Less than a block away from the Dallas Museum of Art is the Crow Collection of Asian Art, a collection of treasures from the Far East. During my visit, the upper two stories were closed for renovation, but the two lower galleries were still open. These showrooms are housed in a modern, dark room with ambient lighting.
The two exhibits were on either side of the entrance. One of them was Korean Pottery, and the other was on Japanese Samurai. First we visited the Korean one, then the Japanese one.
The Korean Pottery exhibit… er… exhibited all sorts of Korean artifacts, from ancient times to modern cube styles of the twenty-first century. There was one contemporary vase made in 2002 that particularly interested me, with several types of glazes in brown, blue, and cream.
I will admit that I enjoyed the second exhibit more, called “Fierce Loyalty: A Samurai Complete.” This was a showcase on Japanese samurai tradition, armor, and weapons. In the center, surrounded by a glass case, was a full suit of samurai armor. There were some decorated metalwork maple leaves across the chest, and padding on the hips, chest, and shoulders. There was a cord around his throat for protection, and a helmet with a strange curved decoration.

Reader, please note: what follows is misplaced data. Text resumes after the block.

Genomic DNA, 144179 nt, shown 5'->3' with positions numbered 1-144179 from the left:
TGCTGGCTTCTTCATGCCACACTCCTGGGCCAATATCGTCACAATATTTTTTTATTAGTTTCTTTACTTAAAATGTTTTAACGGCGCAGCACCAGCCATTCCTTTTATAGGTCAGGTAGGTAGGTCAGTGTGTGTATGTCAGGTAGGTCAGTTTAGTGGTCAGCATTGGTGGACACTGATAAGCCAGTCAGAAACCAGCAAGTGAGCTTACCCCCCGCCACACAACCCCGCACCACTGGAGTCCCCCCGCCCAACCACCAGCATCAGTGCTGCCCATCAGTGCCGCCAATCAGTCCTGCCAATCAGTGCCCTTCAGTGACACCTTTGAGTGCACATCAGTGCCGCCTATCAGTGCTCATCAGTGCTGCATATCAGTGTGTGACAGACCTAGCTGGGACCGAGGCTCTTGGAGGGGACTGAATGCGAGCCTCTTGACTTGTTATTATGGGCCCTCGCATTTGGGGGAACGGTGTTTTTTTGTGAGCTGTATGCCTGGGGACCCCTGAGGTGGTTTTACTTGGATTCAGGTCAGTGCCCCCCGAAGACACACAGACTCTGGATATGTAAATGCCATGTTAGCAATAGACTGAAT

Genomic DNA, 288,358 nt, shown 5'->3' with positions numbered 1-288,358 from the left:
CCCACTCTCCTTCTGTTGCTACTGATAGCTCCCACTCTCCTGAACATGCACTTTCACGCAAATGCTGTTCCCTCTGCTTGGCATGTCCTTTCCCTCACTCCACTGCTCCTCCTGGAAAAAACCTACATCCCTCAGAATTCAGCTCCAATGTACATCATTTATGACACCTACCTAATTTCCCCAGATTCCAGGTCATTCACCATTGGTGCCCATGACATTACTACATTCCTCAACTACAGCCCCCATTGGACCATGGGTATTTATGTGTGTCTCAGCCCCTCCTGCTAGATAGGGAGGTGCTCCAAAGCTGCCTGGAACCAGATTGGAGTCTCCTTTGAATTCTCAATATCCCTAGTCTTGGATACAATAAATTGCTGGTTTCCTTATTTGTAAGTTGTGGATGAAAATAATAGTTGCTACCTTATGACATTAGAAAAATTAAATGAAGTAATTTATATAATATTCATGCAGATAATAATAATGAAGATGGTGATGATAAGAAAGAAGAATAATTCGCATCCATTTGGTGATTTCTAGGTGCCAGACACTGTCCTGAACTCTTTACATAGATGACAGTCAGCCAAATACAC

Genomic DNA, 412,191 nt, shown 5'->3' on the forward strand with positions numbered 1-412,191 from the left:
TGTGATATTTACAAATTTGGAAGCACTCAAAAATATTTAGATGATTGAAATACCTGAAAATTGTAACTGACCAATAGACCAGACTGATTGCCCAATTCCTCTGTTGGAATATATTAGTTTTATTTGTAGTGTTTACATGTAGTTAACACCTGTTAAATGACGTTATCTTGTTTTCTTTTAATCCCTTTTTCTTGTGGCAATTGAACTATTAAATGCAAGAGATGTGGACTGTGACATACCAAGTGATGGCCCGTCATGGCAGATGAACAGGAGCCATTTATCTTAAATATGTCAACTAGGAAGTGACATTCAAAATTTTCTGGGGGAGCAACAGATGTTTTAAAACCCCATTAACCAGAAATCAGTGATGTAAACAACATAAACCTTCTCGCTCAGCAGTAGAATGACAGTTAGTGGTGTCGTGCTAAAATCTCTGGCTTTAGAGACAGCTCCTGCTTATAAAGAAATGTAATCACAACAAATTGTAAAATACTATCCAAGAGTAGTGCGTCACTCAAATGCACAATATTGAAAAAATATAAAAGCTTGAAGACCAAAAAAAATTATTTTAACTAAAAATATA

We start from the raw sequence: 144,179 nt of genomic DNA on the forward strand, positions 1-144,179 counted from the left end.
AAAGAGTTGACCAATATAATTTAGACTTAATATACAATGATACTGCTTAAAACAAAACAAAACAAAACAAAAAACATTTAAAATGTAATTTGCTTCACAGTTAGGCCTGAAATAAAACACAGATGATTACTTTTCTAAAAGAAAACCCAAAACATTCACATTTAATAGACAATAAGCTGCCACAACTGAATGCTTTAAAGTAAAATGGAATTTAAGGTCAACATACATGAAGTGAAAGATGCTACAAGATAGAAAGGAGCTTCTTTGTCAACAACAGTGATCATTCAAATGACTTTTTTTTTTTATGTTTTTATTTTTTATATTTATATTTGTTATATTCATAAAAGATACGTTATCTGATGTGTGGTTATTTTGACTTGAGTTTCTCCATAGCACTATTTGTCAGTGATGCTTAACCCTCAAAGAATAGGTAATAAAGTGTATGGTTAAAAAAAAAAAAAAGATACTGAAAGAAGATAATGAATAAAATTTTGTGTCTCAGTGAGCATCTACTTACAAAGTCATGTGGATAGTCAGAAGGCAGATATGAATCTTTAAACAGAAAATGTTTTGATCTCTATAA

On another wall were the weapons. Encased behind a display sheet of glass was a sharp katana blade, along with its sheath, the blade so shiny and sharp it looked like an over-sized scalpel. A card nearby mentioned how the Meiji period (1868-1912, when Japan quickly industrialized) enforced the downward spiral of the samurai class, prompting them to lose social control and status.
As fun as touring East Asia within half an hour was, it was time to leave this Asian enclave and move onto our third and final museum of the day: The Nasher Sculpture Garden.